Let’s talk about equality.
I recently watched an hour long debate from the 70s about the Equal Rights Amendment. It’s always very interesting when you can look back in history at a moment in time and already know what the outcome is going to be. While I was watching and listening to the back and forth debate rage on and the talk about all the negative outcomes of the proposed Amendment I kept thinking: “if you only knew.”
We know today that most of the things the feminists wanted were achieved. Many of the “equal rights” that the ERA would have put into law at the federal level were achieved by the 14th Amendment’s “equal protection” clause and there was nothing stopping states from changing their laws to abolish legal sex distinctions. The term “equal rights” is so common and ordinary today that many of us have probably never even given it a second thought. I know for most of my life I certainly never did.
I never gave equality a second though until becoming a mother. It was only then that I really appreciated that my biology as a female gave me roles and burdens in this life- something biology does not give to a man.
Our laws and customs have always dictated different obligations and expectations upon men and women. Since women’s liberation, we have come to see any different treatment based on sex as something so discriminatory we shouldn’t even entertain the thought. This is because we have a deeply ingrained belief in our society that anything but complete equality would do an injustice to women. However, when studying all the laws and customs that have changed since the time of women’s liberation, the ugly truth is that it is the very principle of equality that does an injustice to women, not the lack of it.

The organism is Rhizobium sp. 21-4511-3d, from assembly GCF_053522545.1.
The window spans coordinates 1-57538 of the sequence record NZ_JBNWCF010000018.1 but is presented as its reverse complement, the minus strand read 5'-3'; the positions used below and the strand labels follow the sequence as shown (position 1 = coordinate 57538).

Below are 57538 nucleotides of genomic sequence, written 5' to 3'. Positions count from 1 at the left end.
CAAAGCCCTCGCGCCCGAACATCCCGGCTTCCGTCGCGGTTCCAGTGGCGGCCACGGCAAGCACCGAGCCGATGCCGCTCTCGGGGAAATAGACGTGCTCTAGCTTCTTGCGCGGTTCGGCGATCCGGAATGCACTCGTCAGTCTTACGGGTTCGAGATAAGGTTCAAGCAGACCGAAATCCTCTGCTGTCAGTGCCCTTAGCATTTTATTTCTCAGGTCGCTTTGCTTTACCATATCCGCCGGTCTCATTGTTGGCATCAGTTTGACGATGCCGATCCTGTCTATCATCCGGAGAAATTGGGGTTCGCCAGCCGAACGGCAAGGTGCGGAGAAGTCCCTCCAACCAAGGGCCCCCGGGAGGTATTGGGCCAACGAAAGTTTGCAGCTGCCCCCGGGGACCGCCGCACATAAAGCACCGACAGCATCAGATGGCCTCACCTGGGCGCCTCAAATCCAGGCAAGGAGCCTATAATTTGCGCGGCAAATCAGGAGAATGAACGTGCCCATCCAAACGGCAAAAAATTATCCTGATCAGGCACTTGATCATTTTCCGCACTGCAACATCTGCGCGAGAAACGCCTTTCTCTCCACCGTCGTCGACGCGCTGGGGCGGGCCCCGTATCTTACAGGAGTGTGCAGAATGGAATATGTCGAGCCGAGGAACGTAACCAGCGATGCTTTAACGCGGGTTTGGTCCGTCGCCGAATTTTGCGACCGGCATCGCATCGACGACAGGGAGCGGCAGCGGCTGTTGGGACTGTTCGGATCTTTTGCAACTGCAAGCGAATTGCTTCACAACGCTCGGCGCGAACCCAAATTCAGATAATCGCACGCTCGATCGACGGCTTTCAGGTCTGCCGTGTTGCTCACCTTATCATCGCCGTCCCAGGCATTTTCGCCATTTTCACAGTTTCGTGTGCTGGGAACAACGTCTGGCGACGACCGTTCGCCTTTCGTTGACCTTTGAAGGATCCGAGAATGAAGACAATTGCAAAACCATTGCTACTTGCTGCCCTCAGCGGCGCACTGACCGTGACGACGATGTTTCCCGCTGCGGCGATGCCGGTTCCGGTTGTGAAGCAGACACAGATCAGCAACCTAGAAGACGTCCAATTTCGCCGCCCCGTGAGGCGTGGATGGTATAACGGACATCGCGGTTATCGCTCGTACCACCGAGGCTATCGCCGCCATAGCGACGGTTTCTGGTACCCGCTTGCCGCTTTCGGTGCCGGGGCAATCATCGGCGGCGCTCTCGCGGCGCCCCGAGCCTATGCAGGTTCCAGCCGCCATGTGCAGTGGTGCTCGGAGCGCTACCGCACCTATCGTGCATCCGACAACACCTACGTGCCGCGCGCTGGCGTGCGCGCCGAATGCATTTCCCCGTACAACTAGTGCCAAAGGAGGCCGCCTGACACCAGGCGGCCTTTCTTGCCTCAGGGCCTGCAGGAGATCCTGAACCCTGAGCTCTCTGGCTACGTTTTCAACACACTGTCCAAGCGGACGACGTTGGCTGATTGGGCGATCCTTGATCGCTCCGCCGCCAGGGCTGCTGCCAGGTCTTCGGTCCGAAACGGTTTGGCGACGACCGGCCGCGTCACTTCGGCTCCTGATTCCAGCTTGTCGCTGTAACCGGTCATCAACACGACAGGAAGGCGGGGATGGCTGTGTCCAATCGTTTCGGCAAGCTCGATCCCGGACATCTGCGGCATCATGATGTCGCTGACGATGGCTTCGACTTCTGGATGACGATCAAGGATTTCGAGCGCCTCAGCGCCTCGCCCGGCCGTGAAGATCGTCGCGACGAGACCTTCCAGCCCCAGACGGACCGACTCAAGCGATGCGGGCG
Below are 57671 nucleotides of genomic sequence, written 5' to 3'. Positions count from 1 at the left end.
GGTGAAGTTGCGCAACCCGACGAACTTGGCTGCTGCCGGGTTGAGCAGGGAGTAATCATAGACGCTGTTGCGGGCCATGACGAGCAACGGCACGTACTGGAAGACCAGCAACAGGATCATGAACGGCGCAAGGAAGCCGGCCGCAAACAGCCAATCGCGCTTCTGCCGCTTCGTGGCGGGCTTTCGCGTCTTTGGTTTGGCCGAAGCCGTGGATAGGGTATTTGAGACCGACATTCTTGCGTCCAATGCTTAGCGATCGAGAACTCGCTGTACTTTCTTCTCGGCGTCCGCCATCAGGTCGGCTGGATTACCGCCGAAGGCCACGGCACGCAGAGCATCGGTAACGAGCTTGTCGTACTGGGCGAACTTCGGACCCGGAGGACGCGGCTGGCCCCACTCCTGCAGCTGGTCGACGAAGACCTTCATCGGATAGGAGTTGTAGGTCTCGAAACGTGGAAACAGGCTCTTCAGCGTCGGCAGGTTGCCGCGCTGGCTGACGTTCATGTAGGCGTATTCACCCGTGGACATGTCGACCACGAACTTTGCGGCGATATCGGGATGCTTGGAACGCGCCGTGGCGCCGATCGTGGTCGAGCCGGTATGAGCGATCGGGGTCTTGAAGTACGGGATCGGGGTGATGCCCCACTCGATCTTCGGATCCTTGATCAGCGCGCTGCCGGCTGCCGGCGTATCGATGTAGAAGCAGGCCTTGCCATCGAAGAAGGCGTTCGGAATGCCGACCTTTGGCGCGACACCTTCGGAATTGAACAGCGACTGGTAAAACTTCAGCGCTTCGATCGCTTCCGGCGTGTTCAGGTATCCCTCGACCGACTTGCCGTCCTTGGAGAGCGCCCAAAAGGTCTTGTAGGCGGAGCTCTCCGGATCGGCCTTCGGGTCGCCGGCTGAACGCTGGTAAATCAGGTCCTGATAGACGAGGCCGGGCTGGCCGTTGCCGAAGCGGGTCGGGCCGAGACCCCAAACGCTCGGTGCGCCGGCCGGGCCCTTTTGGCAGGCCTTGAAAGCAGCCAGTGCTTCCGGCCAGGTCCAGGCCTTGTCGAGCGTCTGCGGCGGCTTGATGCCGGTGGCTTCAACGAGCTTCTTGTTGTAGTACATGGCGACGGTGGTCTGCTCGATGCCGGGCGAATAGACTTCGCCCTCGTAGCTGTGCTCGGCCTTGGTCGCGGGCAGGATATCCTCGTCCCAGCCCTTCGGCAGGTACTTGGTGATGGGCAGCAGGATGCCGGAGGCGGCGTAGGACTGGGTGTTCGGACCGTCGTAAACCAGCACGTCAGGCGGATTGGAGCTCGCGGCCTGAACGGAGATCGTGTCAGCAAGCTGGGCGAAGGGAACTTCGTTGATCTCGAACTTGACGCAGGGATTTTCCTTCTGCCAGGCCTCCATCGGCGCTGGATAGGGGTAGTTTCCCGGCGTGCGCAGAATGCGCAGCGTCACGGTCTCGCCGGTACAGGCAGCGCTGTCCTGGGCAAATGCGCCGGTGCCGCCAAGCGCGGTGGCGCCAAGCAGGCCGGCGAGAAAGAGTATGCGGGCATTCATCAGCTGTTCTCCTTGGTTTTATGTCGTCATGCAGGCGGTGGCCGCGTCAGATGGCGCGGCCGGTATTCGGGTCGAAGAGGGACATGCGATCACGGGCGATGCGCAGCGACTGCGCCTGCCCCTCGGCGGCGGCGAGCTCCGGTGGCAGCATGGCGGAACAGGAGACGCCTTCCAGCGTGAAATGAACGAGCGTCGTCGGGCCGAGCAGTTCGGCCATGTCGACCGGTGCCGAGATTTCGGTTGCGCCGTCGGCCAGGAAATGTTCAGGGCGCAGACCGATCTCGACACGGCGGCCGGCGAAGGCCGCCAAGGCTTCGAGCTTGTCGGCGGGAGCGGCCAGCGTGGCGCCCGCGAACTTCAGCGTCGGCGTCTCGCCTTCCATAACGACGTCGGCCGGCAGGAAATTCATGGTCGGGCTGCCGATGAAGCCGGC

Because biology imposes burdens upon women and because we bear the physical consequences of sex (which has many times taken the very lives of women), it used to be the sole obligation of the man to provide support for his family-this included the support of his wife. The laws for receiving alimony, child support and social security benefits off of one’s spouse went one way; only women could receive theses benefits from men. No matter how well off the woman was or how capable she was to provide for herself or the family, it was still the obligation of husbands and fathers to provide the support and provide for themselves.
They say women’s liberation was all about choice, but the changing of state laws and Supreme Court decisions such as Orr vs. Orr made it to where men were no longer the sole party liable to support the family, mothers were no longer automatically granted custody of young children and the liberalization of divorce left society with many displaced homemakers and forced many women to have to work. Women no longer have the choice of whether or not to work because the law will force her just like a man to provide support for her family. Before women’s lib women had the choice whether or not to take paid work.
Many women do not take paid work now because they want to, but because they have to and it has nothing to do with a two-income necessity. Young women have been taught that they can have sex with no commitment and everything will be OK, but that is simply not reality. Many women wish to stay home to raise their children but find the men are not willing to support them and in many cases refuse to even marry them. Not only do the men expect them to work, many women have found the men wouldn’t mind just staying home themselves.
In conclusion, the main beneficiaries of equal rights are not women, but men. Equal rights only impose more burdens upon women and set men free from their traditional responsibilities. Taking away rights, benefits and exemptions from women in the name of equality was simply not the answer to address the grievances women had.